2.2. Appeal of decision in Simferopol

On March 31, 2010 Simferopol City Rada adopted a decision “On the implementation of legal and other acts of the Cabinet of Ministers of Ukraine, Verkhovna Rada and Council of Ministers of the Autonomous Republic of Crimea, Simferopol City Rada and its Executive Committee on the prevention of crimes, offenses and neglect among children and adolescents in Simferopol,” which established a curfew for minors. The UHHRU helped to lodge a complaint against this decision in court.

On May 16, 2011 the Zaliznychny District Court of Simferopol denied the satisfaction of this claim. The court did not respond to any argument of the plaintiff, and referred to the interests of the child. In general, the process seemed strange since it looked like the case of performance of parental duties by parents-plaintiffs, and not the legality of the defendant’s decision. Moreover, the judge instructed the third party — ”Child care service of the Simferopol City Rada” (a branch of the defendant) — to check the living conditions of the child. The officers of this department also visited the school and plaintiff’s neighbors and collected information about her son, mostly negative, and, as it may be seen in the decision, used it in court. Such pressure on the plaintiff failed to stop him, and he filed an appeal.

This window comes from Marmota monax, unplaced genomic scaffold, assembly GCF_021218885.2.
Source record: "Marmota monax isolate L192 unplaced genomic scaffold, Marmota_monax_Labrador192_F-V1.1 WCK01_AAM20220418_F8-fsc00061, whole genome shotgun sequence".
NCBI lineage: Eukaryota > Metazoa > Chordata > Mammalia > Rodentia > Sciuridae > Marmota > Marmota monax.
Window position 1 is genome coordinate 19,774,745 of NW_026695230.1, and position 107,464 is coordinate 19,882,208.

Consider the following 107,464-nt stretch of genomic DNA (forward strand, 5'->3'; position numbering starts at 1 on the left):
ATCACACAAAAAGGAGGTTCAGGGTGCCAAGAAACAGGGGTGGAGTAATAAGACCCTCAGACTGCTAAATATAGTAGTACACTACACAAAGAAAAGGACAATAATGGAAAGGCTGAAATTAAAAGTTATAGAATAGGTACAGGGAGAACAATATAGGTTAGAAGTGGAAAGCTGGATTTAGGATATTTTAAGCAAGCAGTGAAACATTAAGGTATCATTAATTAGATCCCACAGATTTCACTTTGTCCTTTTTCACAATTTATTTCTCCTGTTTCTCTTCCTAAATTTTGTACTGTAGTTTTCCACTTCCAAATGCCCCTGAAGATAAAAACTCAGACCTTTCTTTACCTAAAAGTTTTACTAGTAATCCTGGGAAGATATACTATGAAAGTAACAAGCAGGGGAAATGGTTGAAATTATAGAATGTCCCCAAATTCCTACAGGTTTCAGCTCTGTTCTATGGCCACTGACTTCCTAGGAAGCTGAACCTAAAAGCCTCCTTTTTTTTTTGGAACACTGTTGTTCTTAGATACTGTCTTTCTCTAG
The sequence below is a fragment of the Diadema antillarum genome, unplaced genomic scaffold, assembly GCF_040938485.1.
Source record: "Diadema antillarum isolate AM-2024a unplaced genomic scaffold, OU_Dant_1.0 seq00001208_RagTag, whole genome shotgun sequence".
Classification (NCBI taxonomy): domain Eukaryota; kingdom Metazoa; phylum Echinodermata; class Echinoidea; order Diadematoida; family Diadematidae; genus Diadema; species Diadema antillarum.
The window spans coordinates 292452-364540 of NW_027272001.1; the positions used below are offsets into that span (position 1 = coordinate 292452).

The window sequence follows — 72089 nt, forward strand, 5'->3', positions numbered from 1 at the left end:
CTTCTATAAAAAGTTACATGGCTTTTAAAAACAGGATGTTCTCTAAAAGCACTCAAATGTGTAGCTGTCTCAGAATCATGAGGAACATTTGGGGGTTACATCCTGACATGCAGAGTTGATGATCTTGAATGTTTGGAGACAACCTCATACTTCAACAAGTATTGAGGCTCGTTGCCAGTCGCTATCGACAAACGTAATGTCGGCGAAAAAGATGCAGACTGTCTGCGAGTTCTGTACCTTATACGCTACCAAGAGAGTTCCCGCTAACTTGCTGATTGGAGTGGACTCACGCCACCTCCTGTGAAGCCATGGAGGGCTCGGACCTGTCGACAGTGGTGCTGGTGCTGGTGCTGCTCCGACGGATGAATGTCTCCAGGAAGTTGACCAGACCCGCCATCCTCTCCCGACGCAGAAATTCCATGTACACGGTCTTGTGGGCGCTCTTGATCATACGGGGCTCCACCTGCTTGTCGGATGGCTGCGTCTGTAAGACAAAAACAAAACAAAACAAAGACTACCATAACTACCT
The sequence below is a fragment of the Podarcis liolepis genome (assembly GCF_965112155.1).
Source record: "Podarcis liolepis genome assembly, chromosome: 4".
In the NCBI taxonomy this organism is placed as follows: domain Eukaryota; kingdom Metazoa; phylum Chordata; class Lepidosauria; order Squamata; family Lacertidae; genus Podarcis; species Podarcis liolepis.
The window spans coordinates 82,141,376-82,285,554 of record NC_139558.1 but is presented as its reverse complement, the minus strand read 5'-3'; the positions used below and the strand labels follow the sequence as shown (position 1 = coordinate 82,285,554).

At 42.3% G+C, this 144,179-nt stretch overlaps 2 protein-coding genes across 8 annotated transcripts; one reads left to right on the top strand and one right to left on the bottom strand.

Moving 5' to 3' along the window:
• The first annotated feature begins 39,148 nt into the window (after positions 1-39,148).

On October 24 the Sevastopol Appellate Administrative Court refused the plaintiff’s appeal. In this case the plaintiff was not even notified of the time and place of the consideration of the appeal; he learned of the decision by chance and was able to get it only on November 22. The Court of Appeal again gave no answer to any argument of the plaintiff. The plaintiff took the appeal to a higher court.

3. Recommendations

1. According to the conclusions of the Parliamentary Assembly of the Council of Europe No. 190 on Ukraine’s accession to the Council of Europe it is necessary to transfer the functions of registering citizens, foreigners and stateless persons on the territory of the state from the Ministry of Internal Affairs to the Ministry of Justice of Ukraine.

2. Complete the reform of legislation on registration of persons taking into account positive international experience and the Law of Ukraine on freedom to travel and free choice of residence.

3. With regard to registration of physical persons:

—  To annul the procedure of registration of temporary location (such procedure is prescribed by law, but it is not used in practice) specified by the law on freedom to travel and free choice of residence;

—  To finalize the automated system of registration of citizens using the best foreign experience and in compliance with international human rights standards. Such a system should be autonomous and should not include other personal data collected by other authorities;